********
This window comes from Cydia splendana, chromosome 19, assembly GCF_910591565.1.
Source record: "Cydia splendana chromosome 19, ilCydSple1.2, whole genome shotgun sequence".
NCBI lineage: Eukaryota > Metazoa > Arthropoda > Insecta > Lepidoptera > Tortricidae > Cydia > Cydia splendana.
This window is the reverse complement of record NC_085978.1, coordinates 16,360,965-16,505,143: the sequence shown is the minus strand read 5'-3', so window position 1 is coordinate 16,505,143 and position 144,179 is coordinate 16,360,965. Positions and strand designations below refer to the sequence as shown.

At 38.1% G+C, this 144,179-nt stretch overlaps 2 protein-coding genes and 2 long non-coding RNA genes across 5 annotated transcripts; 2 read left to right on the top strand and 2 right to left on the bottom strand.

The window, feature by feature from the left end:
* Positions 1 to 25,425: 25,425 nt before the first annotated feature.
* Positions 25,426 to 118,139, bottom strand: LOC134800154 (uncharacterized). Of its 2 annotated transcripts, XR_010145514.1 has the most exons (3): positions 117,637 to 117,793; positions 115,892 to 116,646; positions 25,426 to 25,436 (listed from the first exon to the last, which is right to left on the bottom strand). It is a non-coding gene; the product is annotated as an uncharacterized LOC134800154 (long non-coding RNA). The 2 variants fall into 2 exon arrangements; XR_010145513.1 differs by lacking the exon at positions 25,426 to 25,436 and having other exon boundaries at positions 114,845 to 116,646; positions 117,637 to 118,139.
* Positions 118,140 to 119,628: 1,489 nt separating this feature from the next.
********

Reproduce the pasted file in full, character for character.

This window comes from Cydia splendana, chromosome 19, assembly GCF_910591565.1.
Source record: "Cydia splendana chromosome 19, ilCydSple1.2, whole genome shotgun sequence".
NCBI lineage: Eukaryota > Metazoa > Arthropoda > Insecta > Lepidoptera > Tortricidae > Cydia > Cydia splendana.
This window is the reverse complement of record NC_085978.1, coordinates 16,360,965-16,505,143: the sequence shown is the minus strand read 5'-3', so window position 1 is coordinate 16,505,143 and position 144,179 is coordinate 16,360,965. Positions and strand designations below refer to the sequence as shown.

At 38.1% G+C, this 144,179-nt stretch overlaps 2 protein-coding genes and 2 long non-coding RNA genes across 5 annotated transcripts; 2 read left to right on the top strand and 2 right to left on the bottom strand.

The window, feature by feature from the left end:
* Positions 1 to 25,425: 25,425 nt before the first annotated feature.
* Positions 25,426 to 118,139, bottom strand: LOC134800154 (uncharacterized). Of its 2 annotated transcripts, XR_010145514.1 has the most exons (3): positions 117,637 to 117,793; positions 115,892 to 116,646; positions 25,426 to 25,436 (listed from the first exon to the last, which is right to left on the bottom strand). It is a non-coding gene; the product is annotated as an uncharacterized LOC134800154 (long non-coding RNA). The 2 variants fall into 2 exon arrangements; XR_010145513.1 differs by lacking the exon at positions 25,426 to 25,436 and having other exon boundaries at positions 114,845 to 116,646; positions 117,637 to 118,139.
* Positions 118,140 to 119,628: 1,489 nt separating this feature from the next.